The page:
Ross Douthat reviews Harry S. Stout's Upon the Altar of the Nation: A Moral History of the Civil War
I strongly recommend Ross Douthat's review (via RCP) in Policy Review of Yale historian Harry S. Stout's new book, Upon the Altar of the Nation: A Moral History of the Civil War.
I tend to read a lot of Civil War and Lincoln books, because I am slowly preparing to do a short book manuscript on the ethics of war in the Second Inaugural Address (based in part around a review essay I did a couple of years ago, in 2003, in the Times Literary Supplement, here). Stout's book is particularly interesting to me, because it is one of the few books to take up the questions of jus in bello, the conduct of war, rather than jus ad bellum, the justification of the resort to force, in the Civil War. And his is the very rare account indeed of the conduct of the war at the micro-level of jus in bello - at the level of individual atrocity, murder, (apparently) pointless sacrifice of soldiers in useless battles, prisoner of war camps, etc.
I agree with Douthat's basic point that Stout's book founders on the contradiction between his denunciation of the expansion of the North's strategy to one of total war, the demolishing of the South's way of life, the infrastructure of civilian life that supported the military, precisely as its war aims expanded. It makes sense, if you think that the restraint of methods of war is the most important moral consideration, for Stout to praise so highly Lincoln's highly restrained, but also highly incompetent commander, George McClellan. But perhaps incompetent is not the word - McClellan did not share Lincoln's war aims at all; he was perfectly comfortable with the preservation of slavery and the finally the dissolution of the Union, as his run as a Copperhead, Peace-now Democrat in the second presidential election showed.
Stout has plenty of company in the global view that the worst feature of war is its conduct, and that the issues that divide people by war are less important morally than the question of conduct. Inevitably, a genuinely neutral organization like the International Committee of the Red Cross tends to cross from silent neutrality on the issues of why people fight to a neutrality that moves from a refusal publicly to address the issue to a pox-on-both-your-houses. This is not finally the right moral stance - neutrality is absolutely vital for those who play the very special, very morally particular role of ministering to the needy and suffering of both sides. But it is finally a residual moral category - a world of moral neutrals is a world in which evil, not good, triumphs. There are indeed wars in which the causes on either side are equally unjust and equally not worth the use of force - but there are also many wars in which the issues at stake are urgent and vital.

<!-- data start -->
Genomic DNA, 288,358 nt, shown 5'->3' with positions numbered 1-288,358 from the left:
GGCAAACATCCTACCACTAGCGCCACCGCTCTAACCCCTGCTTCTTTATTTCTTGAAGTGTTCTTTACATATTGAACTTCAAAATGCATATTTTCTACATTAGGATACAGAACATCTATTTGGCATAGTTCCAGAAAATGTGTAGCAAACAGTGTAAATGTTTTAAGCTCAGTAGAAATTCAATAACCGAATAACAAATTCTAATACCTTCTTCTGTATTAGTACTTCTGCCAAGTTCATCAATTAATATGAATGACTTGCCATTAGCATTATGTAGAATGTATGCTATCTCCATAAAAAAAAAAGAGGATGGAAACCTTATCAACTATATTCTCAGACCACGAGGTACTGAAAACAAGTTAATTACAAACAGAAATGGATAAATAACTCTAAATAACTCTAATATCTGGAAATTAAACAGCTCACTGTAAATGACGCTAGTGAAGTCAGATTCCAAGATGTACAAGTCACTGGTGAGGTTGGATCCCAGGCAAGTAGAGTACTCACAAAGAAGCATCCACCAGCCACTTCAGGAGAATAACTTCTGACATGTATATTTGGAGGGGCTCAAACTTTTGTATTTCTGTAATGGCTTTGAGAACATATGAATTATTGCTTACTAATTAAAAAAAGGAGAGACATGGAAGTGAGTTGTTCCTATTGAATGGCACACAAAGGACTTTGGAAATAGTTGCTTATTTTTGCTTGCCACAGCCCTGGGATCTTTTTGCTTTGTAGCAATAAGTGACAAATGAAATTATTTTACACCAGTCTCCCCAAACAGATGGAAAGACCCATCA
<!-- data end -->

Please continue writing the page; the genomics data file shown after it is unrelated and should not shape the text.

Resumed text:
Neutrality as a permanent moral stance is thus both residual and artificial. It is not right, in the face of aggression either against oneself or against others, to be silent, be neutral, or stand aside - and if one does, one needs a special justification. The standpoint of the neutral is one of publicly suspending public judgment of right and wrong, in order to serve an urgent cause of humanitarian relief. But that is always a suspension of moral disbelief, a residual and artificial category with respect to justice. (I discuss this question of the morality of neutrality, toward the end of this article, here.)
Nor does Stout, as Douthat ably points, want to adopt at all points and across his book an entirely above-the-fray neutrality in the manner of a humanitarian organization. Being an American, he also want to endorse the grandest goals of the Civil War, the elimination of slavery and, inevitably, the elimination of a way of life. Of course he is right to do so. And of course he is right to argue that one should do so consistent with the most restrictive jus in bello methods that will accomplish that purpose and win the war.
The problem with Stout's book is that he wants to have his cake and eat it, too - he wants to end slavery, end the 'peculiar institution' and the Southern way of life that depends upon it, while wanting nothing in the way of the methods of war that will actually accomplish it. This is not an endorsement of atrocity; it is a recognition that you can be Lincoln's man, or you can be McClellan's man. The latter will kill far fewer people, fight with far greater circumspection when he fights at all - but, unlike the former, McClellan is willing to settle for the end of the Union and the continuation of slavery.
Put another way, everyone always wants to remember the Lincoln of the Second Inaugural who called upon us to be "with malice toward none." We are far less desirous of being what Lincoln was, the most ruthless and stubborn war leader this country has ever known, the president who called upon the nation, prior to a reconstruction of the Union with malice toward none, to go forward and "finish the work we are in." It was a work inevitably of Grant and Sherman, not McClellan - something that Lincoln knew, but which Stout, at crucial points in his narrative, seems to know not.